Jack in the Box franchisees want the company to replace its CEO

The Jack in the Box Franchisee Association passed a 'no confidence' vote in management and wants to replace Lenny Comma
Photograph courtesy of Jack in the Box

The National Jack in the Box Franchisee Association, arguing that operators are increasingly struggling amid cuts to franchisee support and marketing, have called on the company to replace CEO Lenny Comma following a July vote of “no confidence” in the leadership team.

The association, which says it represents 2,000 of the San Diego-based burger chain’s 2,240 locations, has also hired a high-powered attorney in Robert Zarco.

“We just don’t believe we’re in alignment with the franchisor,” Michael Norwich, chairman of the association, known as the NFA, said in an interview with Restaurant Business. “We have two different visions and two different objectives. They’re quarter-by-quarter driven, making a lot of short-term decisions having a negative impact on the franchise community.”

The NFA said it has sent a letter with several areas of concern and proposed changes to the Jack in the Box board of directors but says it has not received a response to those concerns.

In a statement sent to Restaurant Business late Monday night, the company said the issues the association expressed “are not reflective of the entire franchise community.”

“For the past several years, and during the past year in particular, we’ve worked closely with the leadership of the NFA on a variety of issues of importance to the company and our franchisees,” the statement read. “We have always been open to their constructive feedback and have worked to address any legitimate concerns. Importantly, we believe the viewpoints expressed today by NFA leadership are not reflective of the entire franchise community.

“The company will continue to work with the franchise community to develop and refine our strategy for success, and ensure our ultimate goals are fully aligned. We remain focused on balancing the interests of all our stakeholders, including our franchisees, customers, employees and shareholders.”

The no-confidence vote is the latest in a growing number of disputes between franchisors and the franchisees they are increasingly relying upon to operate their restaurants.

Jack in the Box, much like other restaurant chains such as Burger King, McDonald’s, Wendy’s and others, has sold off hundreds of company-run locations to franchisees, or “refranchising.”

It has also worked to reduce corporate overhead. But the NFA argues that those cuts have gone too far.

Norwich said that Jack in the Box spent 3.8% of its revenues on general and administrative spending in 2015, “one of our better sales years,” but now plans to reduce that to 1.8%. He believes that this reduction is cutting services to franchisees, including things like training, where programs to train managers and workers were replaced with tablets.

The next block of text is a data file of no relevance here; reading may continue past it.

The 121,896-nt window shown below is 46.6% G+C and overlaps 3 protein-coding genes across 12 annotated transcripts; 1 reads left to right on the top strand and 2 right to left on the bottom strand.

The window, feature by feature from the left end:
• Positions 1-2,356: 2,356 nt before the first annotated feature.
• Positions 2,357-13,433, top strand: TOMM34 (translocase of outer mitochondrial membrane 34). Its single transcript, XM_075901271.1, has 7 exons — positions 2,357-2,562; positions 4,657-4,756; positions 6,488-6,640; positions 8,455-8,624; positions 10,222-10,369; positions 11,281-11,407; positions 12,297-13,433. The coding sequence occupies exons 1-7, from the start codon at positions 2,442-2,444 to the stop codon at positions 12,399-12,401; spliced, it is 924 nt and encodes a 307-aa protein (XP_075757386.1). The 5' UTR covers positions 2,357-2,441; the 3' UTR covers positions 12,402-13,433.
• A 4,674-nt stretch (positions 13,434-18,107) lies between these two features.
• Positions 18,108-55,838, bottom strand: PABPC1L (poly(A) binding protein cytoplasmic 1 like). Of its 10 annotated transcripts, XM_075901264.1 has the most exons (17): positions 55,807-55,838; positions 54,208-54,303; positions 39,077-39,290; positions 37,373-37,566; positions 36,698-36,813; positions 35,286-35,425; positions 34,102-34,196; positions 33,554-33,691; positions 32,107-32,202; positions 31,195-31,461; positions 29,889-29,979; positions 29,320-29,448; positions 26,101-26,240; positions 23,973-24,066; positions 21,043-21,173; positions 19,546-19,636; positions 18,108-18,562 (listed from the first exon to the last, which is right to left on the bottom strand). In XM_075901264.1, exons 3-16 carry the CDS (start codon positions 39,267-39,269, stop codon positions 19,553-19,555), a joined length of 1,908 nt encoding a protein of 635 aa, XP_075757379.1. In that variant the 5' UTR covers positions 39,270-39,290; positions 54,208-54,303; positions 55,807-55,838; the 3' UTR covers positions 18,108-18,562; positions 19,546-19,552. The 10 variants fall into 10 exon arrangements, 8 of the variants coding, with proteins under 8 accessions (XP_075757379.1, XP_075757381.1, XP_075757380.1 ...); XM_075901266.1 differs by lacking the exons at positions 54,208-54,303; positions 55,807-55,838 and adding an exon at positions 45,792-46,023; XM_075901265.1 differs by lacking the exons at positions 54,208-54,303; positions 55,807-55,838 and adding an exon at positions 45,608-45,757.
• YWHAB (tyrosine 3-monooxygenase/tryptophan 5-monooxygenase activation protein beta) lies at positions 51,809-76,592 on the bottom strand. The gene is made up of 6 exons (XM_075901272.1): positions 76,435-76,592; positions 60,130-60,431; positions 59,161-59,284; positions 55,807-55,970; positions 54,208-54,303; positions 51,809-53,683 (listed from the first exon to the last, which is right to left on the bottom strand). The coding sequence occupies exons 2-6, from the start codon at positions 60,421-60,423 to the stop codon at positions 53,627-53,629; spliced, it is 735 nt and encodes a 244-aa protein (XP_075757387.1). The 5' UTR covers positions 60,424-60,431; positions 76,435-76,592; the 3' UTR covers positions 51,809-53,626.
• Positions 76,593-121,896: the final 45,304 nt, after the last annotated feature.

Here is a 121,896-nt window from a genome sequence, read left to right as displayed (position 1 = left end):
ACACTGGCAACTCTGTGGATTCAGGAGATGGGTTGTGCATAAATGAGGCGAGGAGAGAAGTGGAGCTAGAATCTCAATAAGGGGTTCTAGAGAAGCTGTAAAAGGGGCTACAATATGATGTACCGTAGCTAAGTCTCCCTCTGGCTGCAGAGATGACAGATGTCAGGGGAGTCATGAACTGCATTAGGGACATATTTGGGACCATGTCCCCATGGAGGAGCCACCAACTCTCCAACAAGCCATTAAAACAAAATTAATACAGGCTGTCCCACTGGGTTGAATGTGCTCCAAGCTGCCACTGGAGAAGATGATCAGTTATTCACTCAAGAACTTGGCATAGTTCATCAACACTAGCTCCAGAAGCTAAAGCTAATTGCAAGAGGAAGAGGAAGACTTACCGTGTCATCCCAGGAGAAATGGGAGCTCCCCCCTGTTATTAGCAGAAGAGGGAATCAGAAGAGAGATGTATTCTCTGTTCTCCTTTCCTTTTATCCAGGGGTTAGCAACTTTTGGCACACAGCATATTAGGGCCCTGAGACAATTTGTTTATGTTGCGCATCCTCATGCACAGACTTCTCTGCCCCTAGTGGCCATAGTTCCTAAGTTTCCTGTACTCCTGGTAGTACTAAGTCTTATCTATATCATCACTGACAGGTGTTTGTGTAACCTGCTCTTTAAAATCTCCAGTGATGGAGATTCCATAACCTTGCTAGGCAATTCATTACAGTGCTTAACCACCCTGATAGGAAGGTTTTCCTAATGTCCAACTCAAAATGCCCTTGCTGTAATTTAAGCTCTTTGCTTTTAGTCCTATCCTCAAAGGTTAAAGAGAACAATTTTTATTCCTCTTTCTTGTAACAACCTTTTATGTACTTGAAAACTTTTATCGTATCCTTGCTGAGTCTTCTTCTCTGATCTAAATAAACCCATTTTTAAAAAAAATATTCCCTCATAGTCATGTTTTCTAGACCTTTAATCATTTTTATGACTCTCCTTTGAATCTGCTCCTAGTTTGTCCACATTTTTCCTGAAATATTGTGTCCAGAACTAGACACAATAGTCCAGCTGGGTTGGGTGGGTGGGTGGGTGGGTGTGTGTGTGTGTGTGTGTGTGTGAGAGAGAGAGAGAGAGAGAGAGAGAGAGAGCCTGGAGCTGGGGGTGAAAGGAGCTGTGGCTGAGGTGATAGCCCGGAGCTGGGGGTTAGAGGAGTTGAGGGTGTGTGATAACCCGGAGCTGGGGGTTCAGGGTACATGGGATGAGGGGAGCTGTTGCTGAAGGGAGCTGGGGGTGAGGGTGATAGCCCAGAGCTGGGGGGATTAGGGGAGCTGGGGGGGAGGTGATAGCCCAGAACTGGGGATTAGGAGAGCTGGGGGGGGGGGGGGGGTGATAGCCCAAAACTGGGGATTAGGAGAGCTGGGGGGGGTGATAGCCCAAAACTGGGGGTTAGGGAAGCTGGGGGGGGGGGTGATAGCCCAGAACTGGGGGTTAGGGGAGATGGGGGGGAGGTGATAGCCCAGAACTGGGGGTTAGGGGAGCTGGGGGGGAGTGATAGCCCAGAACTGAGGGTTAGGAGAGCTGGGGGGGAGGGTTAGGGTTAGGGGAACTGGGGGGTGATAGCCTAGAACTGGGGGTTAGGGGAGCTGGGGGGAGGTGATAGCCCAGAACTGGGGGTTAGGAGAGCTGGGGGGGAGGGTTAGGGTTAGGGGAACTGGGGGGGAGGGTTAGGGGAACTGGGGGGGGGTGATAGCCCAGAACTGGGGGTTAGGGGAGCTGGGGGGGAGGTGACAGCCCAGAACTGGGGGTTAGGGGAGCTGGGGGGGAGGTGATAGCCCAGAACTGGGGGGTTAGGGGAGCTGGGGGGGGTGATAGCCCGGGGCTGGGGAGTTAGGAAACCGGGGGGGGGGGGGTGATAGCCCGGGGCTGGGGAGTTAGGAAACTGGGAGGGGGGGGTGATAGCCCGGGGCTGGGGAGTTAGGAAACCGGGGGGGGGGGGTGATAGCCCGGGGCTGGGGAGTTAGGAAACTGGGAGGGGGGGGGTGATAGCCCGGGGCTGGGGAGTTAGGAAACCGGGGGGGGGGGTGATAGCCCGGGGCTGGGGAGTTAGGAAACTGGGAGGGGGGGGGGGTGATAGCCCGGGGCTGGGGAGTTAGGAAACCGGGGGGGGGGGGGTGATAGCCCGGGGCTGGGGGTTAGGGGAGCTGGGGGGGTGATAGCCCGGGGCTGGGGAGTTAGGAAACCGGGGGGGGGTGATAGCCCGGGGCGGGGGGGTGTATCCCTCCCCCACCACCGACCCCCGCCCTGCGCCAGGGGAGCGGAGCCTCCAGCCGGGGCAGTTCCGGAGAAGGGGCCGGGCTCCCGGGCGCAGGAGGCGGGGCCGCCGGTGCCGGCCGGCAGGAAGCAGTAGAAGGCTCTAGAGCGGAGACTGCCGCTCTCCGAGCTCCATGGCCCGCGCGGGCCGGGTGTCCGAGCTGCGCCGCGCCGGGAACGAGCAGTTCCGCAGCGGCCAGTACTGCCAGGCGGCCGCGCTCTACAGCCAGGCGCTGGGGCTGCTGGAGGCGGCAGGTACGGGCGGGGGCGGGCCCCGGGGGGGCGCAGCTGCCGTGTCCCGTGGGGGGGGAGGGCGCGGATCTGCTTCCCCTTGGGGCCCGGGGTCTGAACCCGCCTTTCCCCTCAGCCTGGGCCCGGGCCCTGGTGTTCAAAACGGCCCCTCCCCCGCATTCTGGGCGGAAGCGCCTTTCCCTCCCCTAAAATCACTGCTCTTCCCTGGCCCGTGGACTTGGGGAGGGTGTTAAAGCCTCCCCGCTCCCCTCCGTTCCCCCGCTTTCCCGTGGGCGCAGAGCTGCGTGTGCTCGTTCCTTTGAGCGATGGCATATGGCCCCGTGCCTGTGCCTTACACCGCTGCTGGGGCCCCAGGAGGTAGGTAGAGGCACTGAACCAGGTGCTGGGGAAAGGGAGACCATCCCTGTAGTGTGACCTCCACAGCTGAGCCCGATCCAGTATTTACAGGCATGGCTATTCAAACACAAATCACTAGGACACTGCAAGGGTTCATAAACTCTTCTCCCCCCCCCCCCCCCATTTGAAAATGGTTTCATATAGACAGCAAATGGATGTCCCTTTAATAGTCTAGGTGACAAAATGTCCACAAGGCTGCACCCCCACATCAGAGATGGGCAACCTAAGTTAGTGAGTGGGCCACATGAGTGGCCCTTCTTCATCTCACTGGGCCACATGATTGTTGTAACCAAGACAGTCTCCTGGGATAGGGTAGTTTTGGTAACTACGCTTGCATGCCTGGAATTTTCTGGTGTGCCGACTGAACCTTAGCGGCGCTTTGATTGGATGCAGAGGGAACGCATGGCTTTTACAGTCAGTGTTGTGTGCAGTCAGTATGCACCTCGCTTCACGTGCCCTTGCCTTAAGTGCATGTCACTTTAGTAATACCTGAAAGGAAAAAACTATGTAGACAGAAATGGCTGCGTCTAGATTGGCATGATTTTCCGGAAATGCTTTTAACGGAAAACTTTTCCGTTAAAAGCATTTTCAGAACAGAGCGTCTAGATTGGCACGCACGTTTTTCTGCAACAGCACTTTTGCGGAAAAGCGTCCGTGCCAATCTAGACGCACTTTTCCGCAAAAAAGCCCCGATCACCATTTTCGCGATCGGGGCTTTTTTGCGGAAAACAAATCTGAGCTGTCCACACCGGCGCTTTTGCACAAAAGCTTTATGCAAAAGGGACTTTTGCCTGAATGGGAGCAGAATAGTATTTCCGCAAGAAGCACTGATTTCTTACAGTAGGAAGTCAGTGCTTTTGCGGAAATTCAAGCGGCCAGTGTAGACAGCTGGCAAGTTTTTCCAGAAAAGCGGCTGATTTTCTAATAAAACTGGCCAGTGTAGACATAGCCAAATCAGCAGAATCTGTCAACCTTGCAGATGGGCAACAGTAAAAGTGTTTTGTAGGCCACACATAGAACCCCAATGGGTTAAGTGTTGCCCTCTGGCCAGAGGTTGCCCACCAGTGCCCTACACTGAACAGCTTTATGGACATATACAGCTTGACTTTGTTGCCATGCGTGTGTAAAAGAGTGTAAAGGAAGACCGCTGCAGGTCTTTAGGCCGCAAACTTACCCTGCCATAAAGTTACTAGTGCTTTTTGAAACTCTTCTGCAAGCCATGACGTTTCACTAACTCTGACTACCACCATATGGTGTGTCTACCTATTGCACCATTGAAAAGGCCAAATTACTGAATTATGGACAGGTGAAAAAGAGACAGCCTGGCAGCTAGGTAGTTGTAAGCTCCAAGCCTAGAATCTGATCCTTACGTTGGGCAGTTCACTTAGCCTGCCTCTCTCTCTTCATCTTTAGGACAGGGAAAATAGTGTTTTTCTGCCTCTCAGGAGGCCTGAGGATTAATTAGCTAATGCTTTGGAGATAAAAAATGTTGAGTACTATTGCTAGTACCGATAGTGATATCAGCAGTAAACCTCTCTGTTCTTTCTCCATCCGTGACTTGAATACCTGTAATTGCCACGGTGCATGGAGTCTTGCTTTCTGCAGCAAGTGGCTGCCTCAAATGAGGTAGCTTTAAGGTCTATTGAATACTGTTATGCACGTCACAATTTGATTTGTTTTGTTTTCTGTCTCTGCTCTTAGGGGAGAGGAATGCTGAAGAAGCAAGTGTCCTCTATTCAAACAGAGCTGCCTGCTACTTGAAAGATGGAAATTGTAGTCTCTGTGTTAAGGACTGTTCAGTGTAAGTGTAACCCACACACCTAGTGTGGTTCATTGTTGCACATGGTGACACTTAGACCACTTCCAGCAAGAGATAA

The association also argues that the company has deep concerns about the marketing department. Chief Marketing Officer Iwona Alter stepped down more than a month ago and has yet to be replaced.

But Norwich argues that the CMOs the company has had over the years haven’t had the experience needed. “The CMOs have been great people,” he said. “They just don’t have the marketing background that a company doing nearly $3 billion in sales needs.”

He also said the marketing department has seen a number of departures over the past 18 months.

“It just doesn’t seem to be a priority,” Norwich added. “They’ve just been cutting expenses. That’s been hurting us.” He said the company’s marketing calendar is only completed through January.

New product innovation designed to lift sales hasn’t worked as planned, the association says, and that has left operators with products they had to purchase that didn’t get sold. That includes a line of Food Truck sandwiches that were introduced in February, following an ad with Martha Stewart. Items like the Pork Belly BLT did not meet projections, Norwich said, and they were difficult to make.

“They were operationally complex,” he said. “The products didn’t taste that good. Repurchase intent was very low. We could get people to try them. We just couldn’t get a repurchase out of them.”

Norwich said the company is “falling way behind” on its goal to get average unit volumes to $2 million by 2020.

He said that franchisee profits have been on the decline in recent years, and that a number of franchisees are struggling. “There are franchisees in trouble,” Norwich said.

The operators have a list of requests, including the replacement of Comma with a CEO “with strong and effective experience and demonstrable success in developing an organization like Jack in the Box.”

The NFA is also asking the company to appoint a CMO and to stop cutting franchisee support staff and infrastructure. And it wants Jack in the Box to share information on the company’s use of the marketing fund that franchisees pay into.

Norwich said the association has brought its concerns to the company’s board of directors but were “rebuffed.” In a release, the NFA said Jack’s board of directors hired an independent outside counsel to investigate issues related to the no-confidence vote but that there is “no sense of urgency” to the investigation.

“We just can’t believe they’re not willing to sit down and say, ‘Let’s get these issues worked out,'” he said. “They’re not listening to us.”

“Frustrated is an understatement,” Zarco, an attorney with the law firm of Zarco, Einhorn, Salkowski & Brito, said in an interview. “They’re at their wit's end.”

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